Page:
The commemoration of Memorial Day dates back to the Civil War when Southern women set aside a day to decorate the graves of fallen Confederate Soldiers. Christened “Decoration Day,” the solemn service was adopted by the Federal government after the Civil War and subsequently renamed “Memorial Day.”
With its origins in the American Civil War, a bitter, bloody conflict fought over the legitimacy of slavery and impingement of the rights of the individual states by a growing federalism, Memorial Day has become a remembrance of those fallen in all of America’s declared and undeclared wars. It was and is a day to honor those who paid the ultimate price in safeguarding and building the greatest nation in the history of the world.
Although Memorial Day remains a holiday on our calendar and a day anticipated and celebrated by most Americans, its true meaning and significance is largely overlooked. While official ceremonies are conducted in our nation’s capital and in communities nationwide, the vast majority of our citizens view the holiday as nothing more than a long weekend, a day off from work, the kickoff to the Summer Season, or all of the above.
And, big business has seized upon the day to peddle their wares with yet another in their interminable “sales” as enticements to get consumers to part with their money. Of course, there is nothing inherently inappropriate in people enjoying a holiday or using their weekend or day off for their own purposes. Yet, the obliviousness of the average person to the historical significance of a day to honor our fallen heroes is yet another indication of a pervasive societal decay.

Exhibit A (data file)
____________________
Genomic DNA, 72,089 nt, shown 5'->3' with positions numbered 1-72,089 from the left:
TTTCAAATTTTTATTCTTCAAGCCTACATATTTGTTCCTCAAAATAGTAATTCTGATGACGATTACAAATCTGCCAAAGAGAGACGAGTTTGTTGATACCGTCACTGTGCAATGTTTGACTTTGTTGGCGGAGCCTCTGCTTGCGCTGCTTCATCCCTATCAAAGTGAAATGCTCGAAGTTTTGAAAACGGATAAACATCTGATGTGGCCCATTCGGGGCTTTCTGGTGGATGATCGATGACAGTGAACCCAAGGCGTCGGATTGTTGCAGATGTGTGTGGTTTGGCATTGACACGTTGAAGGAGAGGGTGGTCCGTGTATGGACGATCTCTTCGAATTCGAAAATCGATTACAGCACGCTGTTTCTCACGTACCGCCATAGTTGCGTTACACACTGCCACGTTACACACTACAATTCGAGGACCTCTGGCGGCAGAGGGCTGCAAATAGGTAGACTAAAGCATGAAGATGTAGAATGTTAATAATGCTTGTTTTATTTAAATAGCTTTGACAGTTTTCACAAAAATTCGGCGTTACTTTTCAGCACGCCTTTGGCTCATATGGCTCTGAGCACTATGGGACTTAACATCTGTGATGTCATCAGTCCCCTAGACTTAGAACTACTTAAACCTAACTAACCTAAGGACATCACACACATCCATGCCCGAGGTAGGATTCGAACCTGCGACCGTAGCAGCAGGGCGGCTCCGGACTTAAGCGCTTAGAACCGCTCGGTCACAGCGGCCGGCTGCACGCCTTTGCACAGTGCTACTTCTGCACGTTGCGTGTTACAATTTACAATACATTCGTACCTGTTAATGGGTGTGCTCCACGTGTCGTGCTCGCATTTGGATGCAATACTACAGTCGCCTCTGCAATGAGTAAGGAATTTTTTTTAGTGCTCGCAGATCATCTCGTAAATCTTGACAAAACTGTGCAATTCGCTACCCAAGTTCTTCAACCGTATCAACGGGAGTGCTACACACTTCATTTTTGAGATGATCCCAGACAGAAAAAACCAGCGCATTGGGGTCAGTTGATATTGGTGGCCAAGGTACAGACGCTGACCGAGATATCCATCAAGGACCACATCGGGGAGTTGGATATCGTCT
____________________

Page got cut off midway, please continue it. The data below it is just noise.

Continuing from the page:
When we fail to give more than passing consideration to the meaning and purpose of Memorial Day and other days set aside to honor God and Country, we demonstrate just how far our nation has devolved from that “shining city on a hill” – the beacon that has given hope to the world’s oppressed and downtrodden for more than 200 years. In a society filled with egocentric individuals, money has become “God.”
We no longer “render unto Caesar what is Caesar’s and unto God what is God’s.” It is no surprise then that the concept of shared sacrifice is anathema to most members of such a society and that the sacrifice of those who have given their lives for their country and fellow men can be so easily ignored.